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Ch.

2
Matter & Change

Properties of Matter
Matter: anything that has mass and takes up space
Mass: amount of matter the object contains

Physical Property: characteristic that can be


observed or measured without changing the
samples composition

Extensive properties: depends on the quantity of


matter (length, mass, volume)
Intensive properties: independent of the quantity
present (melting & boiling point, density)

Properties of Matter
Chemical Property: ability of a substance to combine
with or change into on or more substances
*can only be determined by changing the substance
Ex. Iron combines with oxygen to form iron oxide (rust)
Each substance has a unique set of chemical and physical
properties

States of Matter
Solid: definite shape and volume
Particles are very tightly packed incompressible
Difficult to squeeze a solid into a smaller volume

Expands slightly when heated


Most are crystalline regular, repeating pattern
Other are amorphous no internal pattern
(plastic, glass, gel)

States of Matter

Liquid: definite volume, no definite shape


Particles can move past one another fluidity
Takes the shape of the container
Expands slightly when heated
Incompressible

States of Matter
Gas: no definite volume or shape

Flows
Expands to fill the volume of the container
Particles are very far apart compressible
Vapor: used to describe the gaseous state of a
substance that is normally a solid or liquid at
room temperature (water vapor, mercury
vapor)

Changes in Matter
Physical Change: alter a substance without changing its
composition
Changes state all transition like melting, freezing, boiling,
condensing
Can be classified as reversible or irreversible

Chemical Change: a process that involves one or more


substances changing into a new substance
Known as a chemical reaction
New chemical: different composition and properties

Evidence of a Chemical Change


Evidence:
Color change
Energy changes gets cold or hot
Odor change
Precipitate (solid formed from a mixture of
solution)
Gas produced bubbles
Irreversible process
New properties

Mixtures of Matter
Substance:
Substance: matter with uniform definite composition
Cannot be altered by physical methods
Every sample of a given substance has identical intensive
properties because every sample has the same composition
Example: copper

Mixture:
Combination of two or more substances in which each retains
its individual chemical properties
Heterogeneous and homogeneous

Mixtures

Heterogeneous Mixture:
Not uniform in composition
Individual substances remain distinct
Each sample will have parts in different
amounts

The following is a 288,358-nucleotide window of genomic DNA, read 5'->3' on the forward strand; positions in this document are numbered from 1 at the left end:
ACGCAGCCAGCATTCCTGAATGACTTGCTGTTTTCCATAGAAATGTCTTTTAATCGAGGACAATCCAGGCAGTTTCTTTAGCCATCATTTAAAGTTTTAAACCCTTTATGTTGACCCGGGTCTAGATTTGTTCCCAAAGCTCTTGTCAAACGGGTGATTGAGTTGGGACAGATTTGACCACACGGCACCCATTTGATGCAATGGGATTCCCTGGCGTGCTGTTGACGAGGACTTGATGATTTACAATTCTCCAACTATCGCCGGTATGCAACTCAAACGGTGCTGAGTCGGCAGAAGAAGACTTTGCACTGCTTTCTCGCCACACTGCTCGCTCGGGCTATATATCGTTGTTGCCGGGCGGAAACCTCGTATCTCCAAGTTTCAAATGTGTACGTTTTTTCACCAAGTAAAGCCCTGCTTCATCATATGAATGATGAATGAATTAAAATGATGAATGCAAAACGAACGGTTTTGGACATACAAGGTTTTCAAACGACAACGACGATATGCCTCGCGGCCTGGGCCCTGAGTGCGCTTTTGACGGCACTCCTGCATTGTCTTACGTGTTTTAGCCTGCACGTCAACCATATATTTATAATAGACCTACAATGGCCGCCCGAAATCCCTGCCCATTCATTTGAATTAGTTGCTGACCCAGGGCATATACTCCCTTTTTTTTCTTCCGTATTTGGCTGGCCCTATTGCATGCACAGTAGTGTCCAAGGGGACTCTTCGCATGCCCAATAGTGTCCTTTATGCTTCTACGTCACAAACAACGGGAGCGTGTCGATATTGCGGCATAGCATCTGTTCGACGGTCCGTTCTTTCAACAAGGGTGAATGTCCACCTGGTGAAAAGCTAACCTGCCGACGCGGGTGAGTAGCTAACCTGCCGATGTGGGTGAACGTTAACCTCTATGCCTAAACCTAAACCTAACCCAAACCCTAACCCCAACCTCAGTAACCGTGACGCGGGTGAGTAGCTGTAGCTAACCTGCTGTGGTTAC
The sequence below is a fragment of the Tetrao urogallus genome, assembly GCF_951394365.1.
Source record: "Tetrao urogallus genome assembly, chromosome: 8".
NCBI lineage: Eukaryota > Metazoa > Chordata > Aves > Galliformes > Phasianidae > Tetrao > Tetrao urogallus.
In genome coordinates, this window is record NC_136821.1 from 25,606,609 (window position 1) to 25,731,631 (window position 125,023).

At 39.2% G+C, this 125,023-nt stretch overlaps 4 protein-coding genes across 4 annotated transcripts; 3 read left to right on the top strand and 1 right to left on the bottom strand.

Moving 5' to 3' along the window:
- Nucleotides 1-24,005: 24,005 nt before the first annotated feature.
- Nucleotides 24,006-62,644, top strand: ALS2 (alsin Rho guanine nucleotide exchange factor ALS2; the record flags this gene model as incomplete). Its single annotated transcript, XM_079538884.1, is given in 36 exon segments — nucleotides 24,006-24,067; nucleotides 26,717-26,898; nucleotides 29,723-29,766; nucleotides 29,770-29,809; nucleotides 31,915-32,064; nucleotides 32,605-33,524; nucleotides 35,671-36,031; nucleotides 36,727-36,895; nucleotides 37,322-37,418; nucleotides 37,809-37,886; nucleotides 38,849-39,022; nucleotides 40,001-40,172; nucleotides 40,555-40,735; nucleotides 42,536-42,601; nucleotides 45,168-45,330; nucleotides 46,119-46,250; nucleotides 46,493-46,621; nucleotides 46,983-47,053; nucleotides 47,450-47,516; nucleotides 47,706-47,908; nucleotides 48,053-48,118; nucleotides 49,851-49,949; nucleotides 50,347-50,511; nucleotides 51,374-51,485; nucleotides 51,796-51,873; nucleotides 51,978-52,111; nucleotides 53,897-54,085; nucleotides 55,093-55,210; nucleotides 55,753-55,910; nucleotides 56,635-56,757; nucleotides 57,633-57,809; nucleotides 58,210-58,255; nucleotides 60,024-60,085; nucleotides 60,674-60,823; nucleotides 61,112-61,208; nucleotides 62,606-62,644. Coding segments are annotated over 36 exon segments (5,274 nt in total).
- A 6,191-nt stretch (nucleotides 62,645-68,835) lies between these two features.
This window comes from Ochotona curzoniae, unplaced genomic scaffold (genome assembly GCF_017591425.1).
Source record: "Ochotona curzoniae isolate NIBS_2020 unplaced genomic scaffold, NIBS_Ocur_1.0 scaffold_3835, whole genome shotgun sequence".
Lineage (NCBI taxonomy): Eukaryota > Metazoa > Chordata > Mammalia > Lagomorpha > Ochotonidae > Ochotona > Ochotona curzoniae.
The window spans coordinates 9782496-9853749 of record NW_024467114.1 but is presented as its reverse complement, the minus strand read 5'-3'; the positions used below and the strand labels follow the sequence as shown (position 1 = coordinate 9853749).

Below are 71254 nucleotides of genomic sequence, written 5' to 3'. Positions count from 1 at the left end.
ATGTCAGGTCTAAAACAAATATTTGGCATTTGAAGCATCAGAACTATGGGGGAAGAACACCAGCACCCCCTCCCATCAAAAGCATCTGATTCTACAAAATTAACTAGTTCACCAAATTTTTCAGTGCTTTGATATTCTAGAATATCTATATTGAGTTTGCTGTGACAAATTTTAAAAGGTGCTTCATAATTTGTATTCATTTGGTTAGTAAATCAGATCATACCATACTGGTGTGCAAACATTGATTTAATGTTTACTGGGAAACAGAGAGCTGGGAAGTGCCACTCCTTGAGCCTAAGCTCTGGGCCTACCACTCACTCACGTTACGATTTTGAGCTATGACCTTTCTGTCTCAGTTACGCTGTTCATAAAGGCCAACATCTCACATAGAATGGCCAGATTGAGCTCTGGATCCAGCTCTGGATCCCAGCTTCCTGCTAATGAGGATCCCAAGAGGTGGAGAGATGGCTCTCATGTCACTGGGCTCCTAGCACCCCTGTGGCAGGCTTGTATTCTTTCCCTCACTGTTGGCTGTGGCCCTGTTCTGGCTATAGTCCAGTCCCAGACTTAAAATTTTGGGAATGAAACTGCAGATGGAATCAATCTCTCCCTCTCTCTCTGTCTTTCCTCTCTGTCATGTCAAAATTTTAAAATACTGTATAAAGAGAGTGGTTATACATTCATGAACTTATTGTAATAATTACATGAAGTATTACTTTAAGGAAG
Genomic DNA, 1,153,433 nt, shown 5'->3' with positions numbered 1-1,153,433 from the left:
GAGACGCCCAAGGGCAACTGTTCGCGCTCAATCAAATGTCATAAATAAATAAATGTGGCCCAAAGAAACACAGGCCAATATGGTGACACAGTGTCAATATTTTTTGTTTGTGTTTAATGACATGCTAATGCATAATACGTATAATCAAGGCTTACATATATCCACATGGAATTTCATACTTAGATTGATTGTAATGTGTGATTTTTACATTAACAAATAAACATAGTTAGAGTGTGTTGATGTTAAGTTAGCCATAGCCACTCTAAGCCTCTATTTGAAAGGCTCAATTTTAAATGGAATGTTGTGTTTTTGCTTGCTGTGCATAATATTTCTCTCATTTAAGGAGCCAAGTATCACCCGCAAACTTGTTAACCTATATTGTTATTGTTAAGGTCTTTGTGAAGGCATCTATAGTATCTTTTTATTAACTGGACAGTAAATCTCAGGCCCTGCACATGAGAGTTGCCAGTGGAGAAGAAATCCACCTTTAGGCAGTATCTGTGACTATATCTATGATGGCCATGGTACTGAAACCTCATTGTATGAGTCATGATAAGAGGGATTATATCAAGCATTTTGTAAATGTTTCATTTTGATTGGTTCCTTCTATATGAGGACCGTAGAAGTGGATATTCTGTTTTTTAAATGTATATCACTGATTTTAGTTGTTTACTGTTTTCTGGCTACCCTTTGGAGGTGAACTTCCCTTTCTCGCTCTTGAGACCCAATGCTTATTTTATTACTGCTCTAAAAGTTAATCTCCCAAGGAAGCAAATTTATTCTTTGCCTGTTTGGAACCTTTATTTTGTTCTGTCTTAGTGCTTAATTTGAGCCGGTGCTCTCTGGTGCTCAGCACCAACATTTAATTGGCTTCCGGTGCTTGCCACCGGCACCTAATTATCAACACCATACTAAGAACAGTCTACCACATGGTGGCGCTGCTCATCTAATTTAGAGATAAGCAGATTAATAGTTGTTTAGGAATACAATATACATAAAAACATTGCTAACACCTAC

Ex. Chicken noodle soup, sand in water

Mixtures
Homogeneous Mixture:
Constant, uniform composition
Each sample will have the parts in the same ratio
Ex. Tea, air, saltwater, antifreeze
Solution: another name for homogeneous mixture
Alloy: a solid-solid solution, usually two metals
Ex. Steel and brass

Separating Mixtures
Mixtures are a physical combination
Separation techniques use differences in physical properties

Filtration:
Used for heterogeneous solid-liquid mixtures
Porous filter paper traps the solid as the liquids
pass through
Ex. A colander separates pasta from the water in
which it cooked
Distillation:
Used for homogeneous liquid-liquid mixtures
Based on differences in boiling point
Ex. Alcohol and water

Separating Mixtures
Crystallization:
Pure solid forms from a solution

Chromatography:
Separates components based on
relative attraction to two
separate phases (mobile and
stationary)

Pure Substances
Elements:

Substance that is composed of


only one type of atom
Building blocks of matter
Cannot be further separated by chemical or physical
methods
91 naturally occurring elements
Scientists developed the rest of the elements
Uranium is the largest natural element

Elements
Origins of name:
Greek, Latin, or German names based on properties
Location or Scientist of discovery
Commemoration of famous scientist

Periodic Table:
Originally developed by Dmitri Mendeleev in 1869
Altered into current version
Pattern of similar properties repeat

Pure Substances
Compounds:
Substance that is composed of two or more elements
that are combined chemically
Properties of a compound are generally very different
from the elements that make it
Chemical Formulas:
Formulas show the symbols on the ration of the elements in the
compound

Subscripts: tell the number of each element in the


compound
Ex. C12H22O11

Common Compounds
Water
Glucose
Sucrose
Carbon Dioxide
Methane
Ammonia

H2O
C6H12O6
C12H22O11
CO2
CH4
NH3

Law of Conservation of Mass:


Mass is neither created or destroyed in a chemical reaction - it is
conserved

Law of Definite Proportions:


Regardless of the amount, a compound is always composed of the
same elements in the same proportion by mass

Law of Multiple Proportions:


The same elements can form different compounds by combining in
different ratios
CO2 carbon dioxide
CO carbon monoxide